Criticism & Features




Perhaps the smallest of the small press ventures, though definitely not the least significant, the English-language chapbook has a history that can be traced back to the sixteenth century, when it was popularized as an affordable booklet containing anything from ballads to folk tales. After all these years it remains a cost-efficient cultural product, and for many contemporary poets especially, it’s a step toward a full-length collection, or a notable self-contained gathering of theme-related poems.

In any case, the chapbook is recognized as a valid and valuable publication, no matter the quality of the production itself. It’s the content that matters, which is why even self-published chapbooks, usually sold and distributed by the authors themselves, are not so easily dismissed if the work has merit.

The chapbook has survived because a number of small presses continue to seek out and publish limited-edition collections by writers with promise (certainly, the exceptionally talent move forward into illustrious writing careers) or by established writers with a small project that may or may not be included in a future book-length volume. The Internet has served these enterprising presses well since any writer looking for a home for a short-length collection can locate the right editor with any user-friendly search engine. And not to be left out, a number of websites and webzines are also now producing e-chapbooks.

A few chapbook publishers of note:

The Backwaters Press, Booklyn Artists Alliance, Concrete Wolf, Finishing Line Press, Main Street Rag, A Midsummer Night’s Press, Pudding House Publications, Slapering Hol Press, and Ugly Duckling Presse. More presses listed here.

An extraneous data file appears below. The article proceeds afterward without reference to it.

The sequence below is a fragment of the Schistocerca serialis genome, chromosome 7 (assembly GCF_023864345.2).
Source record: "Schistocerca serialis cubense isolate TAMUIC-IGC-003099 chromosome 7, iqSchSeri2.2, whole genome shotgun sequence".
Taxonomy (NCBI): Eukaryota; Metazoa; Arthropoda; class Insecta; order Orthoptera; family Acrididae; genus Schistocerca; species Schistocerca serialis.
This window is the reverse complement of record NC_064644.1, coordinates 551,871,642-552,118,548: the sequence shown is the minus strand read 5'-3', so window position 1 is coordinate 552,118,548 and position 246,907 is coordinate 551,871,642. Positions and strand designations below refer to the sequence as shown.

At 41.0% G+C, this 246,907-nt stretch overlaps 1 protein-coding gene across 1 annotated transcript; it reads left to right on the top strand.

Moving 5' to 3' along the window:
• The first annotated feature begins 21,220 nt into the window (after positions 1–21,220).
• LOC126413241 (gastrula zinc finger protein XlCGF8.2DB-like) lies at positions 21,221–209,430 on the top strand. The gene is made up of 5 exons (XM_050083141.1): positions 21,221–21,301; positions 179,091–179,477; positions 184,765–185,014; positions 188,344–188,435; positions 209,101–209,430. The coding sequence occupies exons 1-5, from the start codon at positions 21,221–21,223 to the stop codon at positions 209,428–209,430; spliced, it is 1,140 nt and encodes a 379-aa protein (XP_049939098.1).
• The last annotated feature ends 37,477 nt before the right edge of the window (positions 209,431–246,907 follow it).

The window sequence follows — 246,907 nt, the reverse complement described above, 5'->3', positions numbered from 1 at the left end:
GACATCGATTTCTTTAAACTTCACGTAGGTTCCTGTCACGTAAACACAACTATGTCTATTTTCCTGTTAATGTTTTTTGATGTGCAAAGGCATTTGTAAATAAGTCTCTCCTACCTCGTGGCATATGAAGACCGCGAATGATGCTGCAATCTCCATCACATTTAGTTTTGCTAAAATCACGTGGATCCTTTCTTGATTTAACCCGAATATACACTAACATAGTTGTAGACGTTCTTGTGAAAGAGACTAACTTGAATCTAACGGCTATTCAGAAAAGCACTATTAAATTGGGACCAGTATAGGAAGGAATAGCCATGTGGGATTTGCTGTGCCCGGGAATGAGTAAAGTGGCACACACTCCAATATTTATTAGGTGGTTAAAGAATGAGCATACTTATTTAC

A few recent titles of note:

Achiote Seeds/ Semillas de Achiote, Cristina Garcia, Brenda Cardenas, Gabriela Erandi Rico and Emmy Perez, Achiote Press.

Four distinct Latina voices come together in this startling bilingual collection of poems that cover plenty of fertile ground, from history to feminism, from prayer to politics.

Bird Ave y New Mission Poems, Lorna Dee Cervantes, MANGO Publications.

In honor of the critically-acclaimed Chicana poet’s return to her ancestral homeland, the San Francisco Bay Area, these poems move with elegance through the troubled and celebrated landscape of the Mission District.

The Strange Case of Maribel Dixon, Charles Jensen, New Michigan Press.

Emerging poet Jensen takes an innovative approach to the poetics of the paranormal with this imagined journey of Edward Dixon, a physicist/spiritualist who attempts to reach the Ghost-World.

White and Wong, Thaddeus Rutkowski, MuscleHead Press.

This collection of prose pieces by the award-winning Asian American poetry slam champ is full of pick-axe attitude as it explores the touchy subjects of race, class and ethnicity.

Chapbooks may be the noble gems of the publishing world, but, as Rebecca Ellis, the editor of Cherry Pie Press notes on her publisher’s blog, “Chapbooks are only one way to print and distribute your work—don’t forget broadsides, bookmarks, postcards. The possibilities are endless. A small item with a sample poem and contact information is inexpensive, useful, and generous to the reader.”